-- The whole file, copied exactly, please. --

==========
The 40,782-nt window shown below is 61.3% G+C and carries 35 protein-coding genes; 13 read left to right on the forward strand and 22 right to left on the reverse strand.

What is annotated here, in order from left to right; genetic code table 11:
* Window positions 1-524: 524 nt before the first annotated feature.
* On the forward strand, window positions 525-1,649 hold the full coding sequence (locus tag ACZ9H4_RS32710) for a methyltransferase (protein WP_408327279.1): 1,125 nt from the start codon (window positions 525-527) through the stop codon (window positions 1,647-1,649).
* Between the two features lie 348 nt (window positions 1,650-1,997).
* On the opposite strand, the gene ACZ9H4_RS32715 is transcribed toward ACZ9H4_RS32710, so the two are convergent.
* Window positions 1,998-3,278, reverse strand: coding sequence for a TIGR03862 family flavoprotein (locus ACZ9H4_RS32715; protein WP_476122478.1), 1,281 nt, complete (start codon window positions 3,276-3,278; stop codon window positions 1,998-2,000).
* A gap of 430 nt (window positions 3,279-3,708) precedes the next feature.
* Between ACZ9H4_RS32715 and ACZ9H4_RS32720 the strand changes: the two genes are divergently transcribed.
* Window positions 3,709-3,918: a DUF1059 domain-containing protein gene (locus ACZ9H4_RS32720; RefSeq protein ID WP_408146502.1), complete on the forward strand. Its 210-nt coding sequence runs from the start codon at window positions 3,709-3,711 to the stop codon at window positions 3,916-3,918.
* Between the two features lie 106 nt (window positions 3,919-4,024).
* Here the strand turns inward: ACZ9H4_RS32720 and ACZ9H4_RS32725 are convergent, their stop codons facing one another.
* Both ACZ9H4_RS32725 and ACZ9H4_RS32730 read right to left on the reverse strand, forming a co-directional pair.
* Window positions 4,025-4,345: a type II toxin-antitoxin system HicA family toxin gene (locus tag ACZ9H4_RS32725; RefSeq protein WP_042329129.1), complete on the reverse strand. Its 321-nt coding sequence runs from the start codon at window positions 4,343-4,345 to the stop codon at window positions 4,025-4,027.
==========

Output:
The 40,782-nt window shown below is 61.3% G+C and carries 35 protein-coding genes; 13 read left to right on the forward strand and 22 right to left on the reverse strand.

What is annotated here, in order from left to right; genetic code table 11:
* Window positions 1-524: 524 nt before the first annotated feature.
* On the forward strand, window positions 525-1,649 hold the full coding sequence (locus tag ACZ9H4_RS32710) for a methyltransferase (protein WP_408327279.1): 1,125 nt from the start codon (window positions 525-527) through the stop codon (window positions 1,647-1,649).
* Between the two features lie 348 nt (window positions 1,650-1,997).
* On the opposite strand, the gene ACZ9H4_RS32715 is transcribed toward ACZ9H4_RS32710, so the two are convergent.
* Window positions 1,998-3,278, reverse strand: coding sequence for a TIGR03862 family flavoprotein (locus ACZ9H4_RS32715; protein WP_476122478.1), 1,281 nt, complete (start codon window positions 3,276-3,278; stop codon window positions 1,998-2,000).
* A gap of 430 nt (window positions 3,279-3,708) precedes the next feature.
* Between ACZ9H4_RS32715 and ACZ9H4_RS32720 the strand changes: the two genes are divergently transcribed.
* Window positions 3,709-3,918: a DUF1059 domain-containing protein gene (locus ACZ9H4_RS32720; RefSeq protein ID WP_408146502.1), complete on the forward strand. Its 210-nt coding sequence runs from the start codon at window positions 3,709-3,711 to the stop codon at window positions 3,916-3,918.
* Between the two features lie 106 nt (window positions 3,919-4,024).
* Here the strand turns inward: ACZ9H4_RS32720 and ACZ9H4_RS32725 are convergent, their stop codons facing one another.
* Both ACZ9H4_RS32725 and ACZ9H4_RS32730 read right to left on the reverse strand, forming a co-directional pair.
* Window positions 4,025-4,345: a type II toxin-antitoxin system HicA family toxin gene (locus tag ACZ9H4_RS32725; RefSeq protein WP_042329129.1), complete on the reverse strand. Its 321-nt coding sequence runs from the start codon at window positions 4,343-4,345 to the stop codon at window positions 4,025-4,027.